# Maths notation

1. Jul 21, 2008

### Defennder

This is probably a dumb question but what does the circle through the integral sign mean?
$$\oint$$

I was thinking perhaps it could denote either the line integral over a closed curve, or the surface integral over a closed surface, depending on the context. But it seems the textbook I use employ that notation even when the line/surface integral is not over a closed curve/surface.

2. Jul 21, 2008

### HallsofIvy

Staff Emeritus
Yes, that symbol means the integral over a closed curve. I've never seen it used for the surface integral over a closed surface but I guess it could be. I would be very surprised if a textbook used that to indicate an integral over a curve that was NOT closed. Could you give an example of that?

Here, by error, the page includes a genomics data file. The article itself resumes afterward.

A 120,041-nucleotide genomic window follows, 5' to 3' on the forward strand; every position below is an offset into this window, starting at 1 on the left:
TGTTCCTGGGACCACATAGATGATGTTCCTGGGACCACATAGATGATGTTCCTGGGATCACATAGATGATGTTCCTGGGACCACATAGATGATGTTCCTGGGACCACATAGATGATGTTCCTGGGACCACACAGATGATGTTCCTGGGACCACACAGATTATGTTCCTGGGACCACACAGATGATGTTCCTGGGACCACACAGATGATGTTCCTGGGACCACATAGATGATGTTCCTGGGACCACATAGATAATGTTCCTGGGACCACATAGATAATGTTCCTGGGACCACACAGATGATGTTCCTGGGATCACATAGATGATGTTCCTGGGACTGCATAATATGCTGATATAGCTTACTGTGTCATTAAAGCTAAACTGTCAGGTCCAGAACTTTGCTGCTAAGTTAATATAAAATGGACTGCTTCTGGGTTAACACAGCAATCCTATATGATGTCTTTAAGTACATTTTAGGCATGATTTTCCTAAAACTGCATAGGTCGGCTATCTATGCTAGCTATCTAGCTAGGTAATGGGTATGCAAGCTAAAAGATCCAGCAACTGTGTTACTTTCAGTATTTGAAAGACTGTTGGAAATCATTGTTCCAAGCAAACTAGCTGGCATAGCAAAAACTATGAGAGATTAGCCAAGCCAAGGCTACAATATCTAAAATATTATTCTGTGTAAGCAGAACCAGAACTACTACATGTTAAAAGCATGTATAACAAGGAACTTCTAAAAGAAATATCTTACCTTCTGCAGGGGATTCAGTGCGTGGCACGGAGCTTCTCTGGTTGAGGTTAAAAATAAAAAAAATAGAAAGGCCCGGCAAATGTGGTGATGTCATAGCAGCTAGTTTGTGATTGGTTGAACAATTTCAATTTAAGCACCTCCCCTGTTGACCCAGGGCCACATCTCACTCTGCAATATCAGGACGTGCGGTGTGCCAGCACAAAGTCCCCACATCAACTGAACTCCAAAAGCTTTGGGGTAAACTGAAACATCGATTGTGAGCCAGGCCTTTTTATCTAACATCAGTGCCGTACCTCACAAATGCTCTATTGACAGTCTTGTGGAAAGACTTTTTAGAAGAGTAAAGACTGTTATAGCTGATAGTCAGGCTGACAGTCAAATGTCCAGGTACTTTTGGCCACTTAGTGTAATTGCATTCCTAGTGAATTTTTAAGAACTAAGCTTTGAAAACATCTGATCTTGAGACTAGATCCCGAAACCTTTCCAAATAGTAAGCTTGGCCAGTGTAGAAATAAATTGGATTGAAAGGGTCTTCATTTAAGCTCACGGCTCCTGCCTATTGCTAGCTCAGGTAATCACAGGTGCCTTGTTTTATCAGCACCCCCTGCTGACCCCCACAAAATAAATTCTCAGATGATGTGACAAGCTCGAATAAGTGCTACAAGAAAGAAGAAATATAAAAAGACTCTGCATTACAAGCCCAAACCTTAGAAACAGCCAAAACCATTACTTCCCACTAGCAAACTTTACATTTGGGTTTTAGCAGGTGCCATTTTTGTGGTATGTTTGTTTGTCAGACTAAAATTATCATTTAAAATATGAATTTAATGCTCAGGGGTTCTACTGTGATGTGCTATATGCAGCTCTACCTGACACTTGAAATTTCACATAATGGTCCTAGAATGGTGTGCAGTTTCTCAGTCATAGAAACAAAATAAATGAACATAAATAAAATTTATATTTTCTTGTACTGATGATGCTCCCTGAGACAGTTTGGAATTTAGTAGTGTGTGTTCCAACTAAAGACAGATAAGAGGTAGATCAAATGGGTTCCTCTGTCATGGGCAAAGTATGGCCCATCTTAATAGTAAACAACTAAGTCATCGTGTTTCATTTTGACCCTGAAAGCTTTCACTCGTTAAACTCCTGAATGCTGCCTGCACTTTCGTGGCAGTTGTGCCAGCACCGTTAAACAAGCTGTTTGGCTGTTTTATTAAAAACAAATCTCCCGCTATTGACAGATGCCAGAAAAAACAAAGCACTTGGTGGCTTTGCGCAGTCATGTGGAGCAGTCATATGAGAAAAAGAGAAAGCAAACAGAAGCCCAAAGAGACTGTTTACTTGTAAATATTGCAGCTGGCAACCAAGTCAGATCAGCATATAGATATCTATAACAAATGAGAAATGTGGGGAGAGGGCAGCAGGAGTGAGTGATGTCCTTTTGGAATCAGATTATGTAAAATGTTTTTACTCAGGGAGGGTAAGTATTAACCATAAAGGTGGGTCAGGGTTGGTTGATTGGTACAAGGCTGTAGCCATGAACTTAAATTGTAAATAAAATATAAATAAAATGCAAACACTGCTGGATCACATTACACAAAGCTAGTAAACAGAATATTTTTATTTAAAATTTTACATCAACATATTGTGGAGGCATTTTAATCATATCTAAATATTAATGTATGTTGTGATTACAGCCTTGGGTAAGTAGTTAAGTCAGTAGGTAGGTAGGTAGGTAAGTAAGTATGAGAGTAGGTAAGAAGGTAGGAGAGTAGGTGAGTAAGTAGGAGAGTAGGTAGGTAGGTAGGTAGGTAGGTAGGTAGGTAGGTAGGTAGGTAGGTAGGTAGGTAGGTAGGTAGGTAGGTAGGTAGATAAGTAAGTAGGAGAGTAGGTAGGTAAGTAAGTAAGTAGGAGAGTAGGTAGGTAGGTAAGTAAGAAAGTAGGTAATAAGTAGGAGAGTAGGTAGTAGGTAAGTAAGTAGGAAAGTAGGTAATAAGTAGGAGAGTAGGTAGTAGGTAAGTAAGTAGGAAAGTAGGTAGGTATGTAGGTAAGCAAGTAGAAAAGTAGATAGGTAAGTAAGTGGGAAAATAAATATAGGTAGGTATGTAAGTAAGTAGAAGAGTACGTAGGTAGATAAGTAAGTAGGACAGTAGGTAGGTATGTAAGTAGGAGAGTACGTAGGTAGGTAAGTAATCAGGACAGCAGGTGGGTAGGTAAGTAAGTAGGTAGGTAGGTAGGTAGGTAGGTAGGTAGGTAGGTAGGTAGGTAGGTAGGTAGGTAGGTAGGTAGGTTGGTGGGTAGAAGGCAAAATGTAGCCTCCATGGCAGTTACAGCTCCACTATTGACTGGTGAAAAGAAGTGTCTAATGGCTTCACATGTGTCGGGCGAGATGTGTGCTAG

3. Jul 21, 2008

### Defennder

Ok this is from the 7th Edn of Engineering Electromagnetics by William Hayt and John Buck, pg 212 in the chapter on time-invariant magnetic fields:

I suppose that it might be explained that the current I would be flowing in a closed circuit and hence a closed path. But what is the interpretation of $$\oint$$ as applied to surface integrals? Must it be a closed surface?

4. Jul 21, 2008

### Knissp

I've seen that in Gauss's Law:

$$\oint E\! dA = Q / \epsilon_o$$

And, yes, to my understanding it must be a closed surface.